The Deepest Place On Earth Outside The Ocean Is In Antarctica (VIDEO)

This post has been brought you by laroja-deportesonline.com  The best online site to watch Live Soccer Matches

 

Hidden at 3,500 meters below sea level, this inhospitable area was identified in a new map of the “white continent” drawn up with a detail never seen before.

In eastern Antarctica , under the Denman Glacier , a group of scientists have found the land point located at a depth never recorded . It is 3.5 km below sea level and thus becomes the deepest place on Earth not covered by water.

It is the bottom of a 20 km wide frozen canyon whose maximum depth far exceeds the lowest exposed land on Earth, located on the Dead Sea coast and only 413 meters below sea level.

This discovery was made thanks to the new map of Antarctica called BedMachine Antarctic (“the Antarctic bottom machine”), which clearly shows the rock beneath the ice sheet. It was also published in the journal Nature last Thursday.

“This is undoubtedly the most accurate portrait so far of what lies beneath the Antarctic ice sheet,” said Mathieu Morlighem, a professor in the Department of Terrestrial Systems Science at the University of California Irvine.

A hidden place of radar

In the previous decades, the radars that monitored the “white continent” could not obtain information on these mysterious areas.

“There have been many attempts to probe the Denman bed , but every time they flew over the canyon, they failed to see it on radar data,” Morlighem explained.

Therefore, the researcher resorted to the principles of physics: with the information of the ice entering the valley and how fast it moves, he calculated the volume of the icy mass to get an idea of ​​the depth and roughness of the bottom.

In this way, he calculated that in the Denman glacier the ice reaches more than 3500 meters below sea level.

“The trenches in the oceans are deeper, but this is the deepest canyon on the mainland,” said the researcher.

The only places that are at similar depths are in the oceans. In fact, the deepest point on Earth is in the Mariana Trench , in the western Pacific, 11 km below sea level.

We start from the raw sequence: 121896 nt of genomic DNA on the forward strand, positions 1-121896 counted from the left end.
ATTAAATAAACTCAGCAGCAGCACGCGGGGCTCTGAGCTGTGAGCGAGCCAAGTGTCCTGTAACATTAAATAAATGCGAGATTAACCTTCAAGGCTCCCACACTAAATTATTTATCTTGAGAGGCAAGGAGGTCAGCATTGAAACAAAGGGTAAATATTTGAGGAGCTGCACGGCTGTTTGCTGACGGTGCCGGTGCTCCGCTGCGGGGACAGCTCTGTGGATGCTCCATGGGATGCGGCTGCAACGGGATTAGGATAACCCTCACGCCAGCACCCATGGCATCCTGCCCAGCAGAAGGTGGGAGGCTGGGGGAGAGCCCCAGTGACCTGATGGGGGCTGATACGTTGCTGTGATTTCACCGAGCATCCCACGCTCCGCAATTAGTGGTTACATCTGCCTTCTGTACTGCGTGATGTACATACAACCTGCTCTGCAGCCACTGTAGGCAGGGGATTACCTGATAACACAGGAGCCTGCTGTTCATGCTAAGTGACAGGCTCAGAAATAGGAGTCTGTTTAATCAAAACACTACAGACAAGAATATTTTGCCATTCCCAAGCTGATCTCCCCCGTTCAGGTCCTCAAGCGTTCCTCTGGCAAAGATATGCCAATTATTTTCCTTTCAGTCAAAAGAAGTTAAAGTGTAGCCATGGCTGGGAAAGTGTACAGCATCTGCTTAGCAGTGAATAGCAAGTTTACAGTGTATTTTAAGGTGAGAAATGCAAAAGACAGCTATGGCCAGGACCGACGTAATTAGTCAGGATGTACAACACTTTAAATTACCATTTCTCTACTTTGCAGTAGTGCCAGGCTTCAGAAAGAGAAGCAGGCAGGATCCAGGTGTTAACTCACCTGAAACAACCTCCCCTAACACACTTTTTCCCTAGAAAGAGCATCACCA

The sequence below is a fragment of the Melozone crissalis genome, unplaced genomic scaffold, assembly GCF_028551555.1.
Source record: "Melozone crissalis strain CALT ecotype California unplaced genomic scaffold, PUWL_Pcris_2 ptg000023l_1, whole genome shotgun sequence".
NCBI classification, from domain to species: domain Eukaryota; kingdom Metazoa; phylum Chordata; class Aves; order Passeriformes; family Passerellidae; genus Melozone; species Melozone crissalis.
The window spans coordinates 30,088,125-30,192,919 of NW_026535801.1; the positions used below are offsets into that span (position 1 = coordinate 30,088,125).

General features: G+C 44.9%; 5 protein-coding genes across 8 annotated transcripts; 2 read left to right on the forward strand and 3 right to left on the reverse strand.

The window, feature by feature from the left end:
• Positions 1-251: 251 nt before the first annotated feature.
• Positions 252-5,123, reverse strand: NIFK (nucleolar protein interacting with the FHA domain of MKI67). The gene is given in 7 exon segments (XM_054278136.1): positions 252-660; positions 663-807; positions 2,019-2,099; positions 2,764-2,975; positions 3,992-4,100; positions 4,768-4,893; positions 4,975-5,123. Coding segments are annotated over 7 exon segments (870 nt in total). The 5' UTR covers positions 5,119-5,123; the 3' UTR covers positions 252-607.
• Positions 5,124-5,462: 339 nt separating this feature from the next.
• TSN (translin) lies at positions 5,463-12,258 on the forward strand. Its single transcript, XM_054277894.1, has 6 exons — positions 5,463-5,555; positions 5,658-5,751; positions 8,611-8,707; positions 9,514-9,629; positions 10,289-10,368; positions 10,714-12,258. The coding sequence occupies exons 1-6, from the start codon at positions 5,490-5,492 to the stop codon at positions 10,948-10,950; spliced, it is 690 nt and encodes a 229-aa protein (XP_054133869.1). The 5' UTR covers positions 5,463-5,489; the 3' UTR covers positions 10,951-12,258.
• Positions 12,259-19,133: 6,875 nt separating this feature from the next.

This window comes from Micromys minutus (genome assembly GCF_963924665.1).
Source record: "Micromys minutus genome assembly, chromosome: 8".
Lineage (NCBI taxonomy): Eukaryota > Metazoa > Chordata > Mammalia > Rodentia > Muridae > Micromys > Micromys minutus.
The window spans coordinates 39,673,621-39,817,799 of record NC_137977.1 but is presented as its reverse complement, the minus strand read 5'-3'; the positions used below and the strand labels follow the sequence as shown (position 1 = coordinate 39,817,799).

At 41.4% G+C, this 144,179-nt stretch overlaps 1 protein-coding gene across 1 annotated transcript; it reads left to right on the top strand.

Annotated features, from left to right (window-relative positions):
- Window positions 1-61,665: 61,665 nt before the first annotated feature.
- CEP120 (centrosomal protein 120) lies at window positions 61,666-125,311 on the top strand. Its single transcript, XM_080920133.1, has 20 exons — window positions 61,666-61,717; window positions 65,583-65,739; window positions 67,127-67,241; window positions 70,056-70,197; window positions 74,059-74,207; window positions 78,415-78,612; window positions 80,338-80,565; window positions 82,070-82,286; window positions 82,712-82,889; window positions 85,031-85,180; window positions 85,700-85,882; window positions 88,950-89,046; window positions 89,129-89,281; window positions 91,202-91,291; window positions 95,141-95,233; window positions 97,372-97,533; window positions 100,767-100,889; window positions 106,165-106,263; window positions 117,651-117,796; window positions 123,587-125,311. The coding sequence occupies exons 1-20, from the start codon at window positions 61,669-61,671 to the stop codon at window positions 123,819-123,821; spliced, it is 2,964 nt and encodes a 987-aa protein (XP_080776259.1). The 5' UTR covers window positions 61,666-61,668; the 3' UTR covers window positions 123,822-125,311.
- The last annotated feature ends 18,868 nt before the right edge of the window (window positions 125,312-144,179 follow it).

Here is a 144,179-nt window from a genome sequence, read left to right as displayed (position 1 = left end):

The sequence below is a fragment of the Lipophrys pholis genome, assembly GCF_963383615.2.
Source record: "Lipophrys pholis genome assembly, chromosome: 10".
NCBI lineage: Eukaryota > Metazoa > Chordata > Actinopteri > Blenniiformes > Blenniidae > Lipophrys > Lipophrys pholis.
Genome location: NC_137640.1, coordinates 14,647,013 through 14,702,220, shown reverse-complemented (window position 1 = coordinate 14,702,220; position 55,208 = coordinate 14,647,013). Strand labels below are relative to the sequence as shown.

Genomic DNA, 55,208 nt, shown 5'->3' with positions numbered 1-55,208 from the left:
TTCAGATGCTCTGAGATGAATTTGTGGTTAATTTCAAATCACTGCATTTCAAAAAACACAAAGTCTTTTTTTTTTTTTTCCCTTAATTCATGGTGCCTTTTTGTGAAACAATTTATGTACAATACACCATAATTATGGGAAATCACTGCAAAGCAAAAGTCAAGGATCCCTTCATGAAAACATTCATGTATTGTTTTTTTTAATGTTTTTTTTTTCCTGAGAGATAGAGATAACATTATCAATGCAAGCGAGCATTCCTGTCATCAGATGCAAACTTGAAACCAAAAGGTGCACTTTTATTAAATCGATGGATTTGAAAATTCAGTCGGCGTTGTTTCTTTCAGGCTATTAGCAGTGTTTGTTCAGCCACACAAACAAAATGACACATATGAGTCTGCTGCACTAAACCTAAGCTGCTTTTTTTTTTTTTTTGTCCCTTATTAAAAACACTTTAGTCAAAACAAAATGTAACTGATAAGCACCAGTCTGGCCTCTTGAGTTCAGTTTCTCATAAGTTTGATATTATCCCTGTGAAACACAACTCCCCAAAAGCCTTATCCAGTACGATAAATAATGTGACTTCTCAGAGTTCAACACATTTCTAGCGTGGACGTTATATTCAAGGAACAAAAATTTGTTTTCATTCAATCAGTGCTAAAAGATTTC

The situation of the glaciers

Morlighem was working on this project for 6 years, until he finally revealed the characteristics of this valley that will be of utmost importance to understand how the South Pole could change in the future due to global warming .

The map also reveals that glaciers along the eastern plateau of the continent are found along the Transantactic mountains . These have ice ridges below.

It is estimated that the ridges function as stabilizers that protect the ice that runs through the mountains. This means that, given a significant increase in global warming, these formations will not allow glaciers in the eastern layer to recede.

However, the situation on the Thwaites glacier, the size of the United Kingdom, is very different: it is tilted in the direction of the surface and there are only two ridges that could serve as possible brakes for its recoil.

This new map will be used to project how Antarctica could evolve in the face of rising temperatures on Earth .

NASA makes alarming study: Greenland melts seven times faster than before

A joint investigation by NASA and the European Space Agency ( ESA ) determines that the melting of the Greenland ice sheet continues to accelerate to the point of melting seven times faster than in the 1990s , despite the alleged efforts of the powers to stop global warming .

In addition, they have identified the great impact of this phenomenon on sea level rise.

According to the study , published last Tuesday in Nature , between 1992 and 2018, it has already lost 3.8 billion tons of ice. The research combined 26 satellite data sets and managed to predict that the sea level will have an approximate global increase of 7 to 13 centimeters by 2100 .

This is the worst scenario that had been projected on the island’s thaw, and the consequences would begin to be seen in the coming years.

Thaw due to climate change disperses a deadly virus in the Atlantic and Pacific waters

The climate change is causing snowmelt in certain areas such as the Arctic , as well as generated habitat loss affecting mainly the native fauna.

However, there is an invisible secondary consequence of the increase in the Earth’s temperature and the rise in the level of the tides that is annihilating marine species.

Likewise, the Arctic thaw generated new ways for subarctic and Arctic animals to interact, precisely that relationship has triggered a life-threatening virus for mammals in the North Pacific Ocean, according to a report recently published in the journal Scientific Reports .

 

Source: La Republica